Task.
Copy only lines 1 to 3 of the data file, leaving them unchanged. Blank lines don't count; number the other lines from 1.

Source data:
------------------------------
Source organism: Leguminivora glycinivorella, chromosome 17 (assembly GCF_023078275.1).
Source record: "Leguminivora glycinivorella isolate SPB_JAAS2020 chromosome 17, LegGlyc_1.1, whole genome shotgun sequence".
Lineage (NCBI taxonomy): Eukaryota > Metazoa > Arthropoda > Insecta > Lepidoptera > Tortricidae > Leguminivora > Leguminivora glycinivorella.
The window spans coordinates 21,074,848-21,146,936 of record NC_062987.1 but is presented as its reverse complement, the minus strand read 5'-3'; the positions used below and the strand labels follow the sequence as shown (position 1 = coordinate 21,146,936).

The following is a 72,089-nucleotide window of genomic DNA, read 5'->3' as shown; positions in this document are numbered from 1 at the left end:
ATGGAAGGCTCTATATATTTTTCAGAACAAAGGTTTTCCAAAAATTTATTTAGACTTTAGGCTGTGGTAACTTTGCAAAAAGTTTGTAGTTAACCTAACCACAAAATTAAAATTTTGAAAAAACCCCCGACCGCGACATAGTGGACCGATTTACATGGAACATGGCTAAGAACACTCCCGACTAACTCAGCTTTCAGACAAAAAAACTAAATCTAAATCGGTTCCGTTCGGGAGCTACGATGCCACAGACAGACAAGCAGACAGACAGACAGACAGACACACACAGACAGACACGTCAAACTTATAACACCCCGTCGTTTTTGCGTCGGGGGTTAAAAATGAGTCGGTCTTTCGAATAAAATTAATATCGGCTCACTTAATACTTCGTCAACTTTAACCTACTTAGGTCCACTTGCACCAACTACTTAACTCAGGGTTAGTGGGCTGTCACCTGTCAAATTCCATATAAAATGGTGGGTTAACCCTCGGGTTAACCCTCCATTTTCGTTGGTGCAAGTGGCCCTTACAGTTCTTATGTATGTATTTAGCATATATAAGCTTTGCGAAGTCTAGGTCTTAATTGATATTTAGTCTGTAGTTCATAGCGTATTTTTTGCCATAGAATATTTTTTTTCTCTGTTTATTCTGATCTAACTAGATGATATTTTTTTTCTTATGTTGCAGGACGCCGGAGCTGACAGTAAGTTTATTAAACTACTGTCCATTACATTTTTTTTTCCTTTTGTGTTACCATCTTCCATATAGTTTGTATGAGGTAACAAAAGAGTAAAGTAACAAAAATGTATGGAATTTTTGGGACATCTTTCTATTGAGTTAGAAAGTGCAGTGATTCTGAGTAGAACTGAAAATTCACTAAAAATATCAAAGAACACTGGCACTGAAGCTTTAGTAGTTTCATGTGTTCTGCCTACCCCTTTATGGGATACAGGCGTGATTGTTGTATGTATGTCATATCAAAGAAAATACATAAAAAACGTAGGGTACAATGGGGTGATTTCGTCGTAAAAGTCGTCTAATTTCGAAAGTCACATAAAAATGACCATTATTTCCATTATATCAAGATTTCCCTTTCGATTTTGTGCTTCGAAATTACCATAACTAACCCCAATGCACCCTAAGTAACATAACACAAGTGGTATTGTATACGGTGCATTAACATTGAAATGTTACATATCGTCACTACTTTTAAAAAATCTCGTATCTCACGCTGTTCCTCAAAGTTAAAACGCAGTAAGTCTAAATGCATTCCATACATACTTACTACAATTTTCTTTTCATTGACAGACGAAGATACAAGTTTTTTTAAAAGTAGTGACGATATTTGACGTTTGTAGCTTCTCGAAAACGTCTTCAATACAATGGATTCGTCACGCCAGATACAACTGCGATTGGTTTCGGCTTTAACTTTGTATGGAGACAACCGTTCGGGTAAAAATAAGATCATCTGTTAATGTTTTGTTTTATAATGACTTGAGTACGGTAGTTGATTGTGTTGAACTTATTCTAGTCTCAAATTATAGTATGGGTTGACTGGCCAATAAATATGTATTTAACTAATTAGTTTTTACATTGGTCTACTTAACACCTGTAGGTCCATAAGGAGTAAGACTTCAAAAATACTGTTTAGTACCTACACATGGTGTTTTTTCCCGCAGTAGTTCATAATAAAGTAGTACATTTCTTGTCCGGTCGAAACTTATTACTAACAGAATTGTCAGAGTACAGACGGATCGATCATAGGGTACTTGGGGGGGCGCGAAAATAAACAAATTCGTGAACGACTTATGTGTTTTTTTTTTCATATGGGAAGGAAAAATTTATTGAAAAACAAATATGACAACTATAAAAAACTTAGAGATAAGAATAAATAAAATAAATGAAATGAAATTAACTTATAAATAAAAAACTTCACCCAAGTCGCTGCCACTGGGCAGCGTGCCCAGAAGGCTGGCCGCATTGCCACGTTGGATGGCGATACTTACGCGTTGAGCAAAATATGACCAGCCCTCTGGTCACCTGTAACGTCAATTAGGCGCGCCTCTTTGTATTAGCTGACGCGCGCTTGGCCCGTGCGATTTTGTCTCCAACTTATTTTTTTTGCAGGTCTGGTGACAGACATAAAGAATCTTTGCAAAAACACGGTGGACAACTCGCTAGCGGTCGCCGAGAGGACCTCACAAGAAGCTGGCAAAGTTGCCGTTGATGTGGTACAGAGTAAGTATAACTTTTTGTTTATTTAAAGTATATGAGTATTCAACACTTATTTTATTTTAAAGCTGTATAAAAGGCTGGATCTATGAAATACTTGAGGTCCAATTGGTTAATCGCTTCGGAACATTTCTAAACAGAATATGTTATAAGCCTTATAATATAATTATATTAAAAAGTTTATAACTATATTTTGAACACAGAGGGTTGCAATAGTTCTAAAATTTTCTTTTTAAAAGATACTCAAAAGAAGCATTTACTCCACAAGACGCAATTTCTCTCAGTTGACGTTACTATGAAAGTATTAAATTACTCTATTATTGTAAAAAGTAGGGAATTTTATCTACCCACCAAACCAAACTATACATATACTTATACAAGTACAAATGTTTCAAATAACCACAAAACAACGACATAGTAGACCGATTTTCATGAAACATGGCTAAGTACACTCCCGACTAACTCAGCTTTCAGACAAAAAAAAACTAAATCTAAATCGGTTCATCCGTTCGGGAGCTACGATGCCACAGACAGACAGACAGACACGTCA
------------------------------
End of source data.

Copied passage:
Source organism: Leguminivora glycinivorella, chromosome 17 (assembly GCF_023078275.1).
Source record: "Leguminivora glycinivorella isolate SPB_JAAS2020 chromosome 17, LegGlyc_1.1, whole genome shotgun sequence".
Lineage (NCBI taxonomy): Eukaryota > Metazoa > Arthropoda > Insecta > Lepidoptera > Tortricidae > Leguminivora > Leguminivora glycinivorella.